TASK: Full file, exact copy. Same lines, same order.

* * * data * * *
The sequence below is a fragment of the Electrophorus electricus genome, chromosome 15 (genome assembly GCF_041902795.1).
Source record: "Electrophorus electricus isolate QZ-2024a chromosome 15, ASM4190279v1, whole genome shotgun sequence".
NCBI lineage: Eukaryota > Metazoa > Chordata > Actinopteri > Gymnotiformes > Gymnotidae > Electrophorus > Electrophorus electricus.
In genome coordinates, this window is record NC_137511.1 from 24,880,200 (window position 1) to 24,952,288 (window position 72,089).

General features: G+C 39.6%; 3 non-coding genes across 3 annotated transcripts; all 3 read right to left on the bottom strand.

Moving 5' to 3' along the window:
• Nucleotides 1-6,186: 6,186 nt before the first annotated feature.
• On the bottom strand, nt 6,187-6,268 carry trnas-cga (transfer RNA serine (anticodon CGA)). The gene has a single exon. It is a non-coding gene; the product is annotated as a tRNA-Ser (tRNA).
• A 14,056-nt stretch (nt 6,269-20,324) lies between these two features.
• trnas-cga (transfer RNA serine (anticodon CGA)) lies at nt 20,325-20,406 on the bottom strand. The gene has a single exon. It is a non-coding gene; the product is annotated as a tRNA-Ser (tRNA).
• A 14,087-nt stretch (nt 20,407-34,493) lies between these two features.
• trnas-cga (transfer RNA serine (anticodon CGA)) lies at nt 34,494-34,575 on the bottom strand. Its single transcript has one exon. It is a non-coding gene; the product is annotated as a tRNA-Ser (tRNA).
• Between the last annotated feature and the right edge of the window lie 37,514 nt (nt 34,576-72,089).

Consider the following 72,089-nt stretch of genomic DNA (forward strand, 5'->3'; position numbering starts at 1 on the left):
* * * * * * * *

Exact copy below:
The sequence below is a fragment of the Electrophorus electricus genome, chromosome 15 (genome assembly GCF_041902795.1).
Source record: "Electrophorus electricus isolate QZ-2024a chromosome 15, ASM4190279v1, whole genome shotgun sequence".
NCBI lineage: Eukaryota > Metazoa > Chordata > Actinopteri > Gymnotiformes > Gymnotidae > Electrophorus > Electrophorus electricus.
In genome coordinates, this window is record NC_137511.1 from 24,880,200 (window position 1) to 24,952,288 (window position 72,089).

General features: G+C 39.6%; 3 non-coding genes across 3 annotated transcripts; all 3 read right to left on the bottom strand.

Moving 5' to 3' along the window:
• Nucleotides 1-6,186: 6,186 nt before the first annotated feature.
• On the bottom strand, nt 6,187-6,268 carry trnas-cga (transfer RNA serine (anticodon CGA)). The gene has a single exon. It is a non-coding gene; the product is annotated as a tRNA-Ser (tRNA).
• A 14,056-nt stretch (nt 6,269-20,324) lies between these two features.
• trnas-cga (transfer RNA serine (anticodon CGA)) lies at nt 20,325-20,406 on the bottom strand. The gene has a single exon. It is a non-coding gene; the product is annotated as a tRNA-Ser (tRNA).
• A 14,087-nt stretch (nt 20,407-34,493) lies between these two features.
• trnas-cga (transfer RNA serine (anticodon CGA)) lies at nt 34,494-34,575 on the bottom strand. Its single transcript has one exon. It is a non-coding gene; the product is annotated as a tRNA-Ser (tRNA).
• Between the last annotated feature and the right edge of the window lie 37,514 nt (nt 34,576-72,089).

Consider the following 72,089-nt stretch of genomic DNA (forward strand, 5'->3'; position numbering starts at 1 on the left):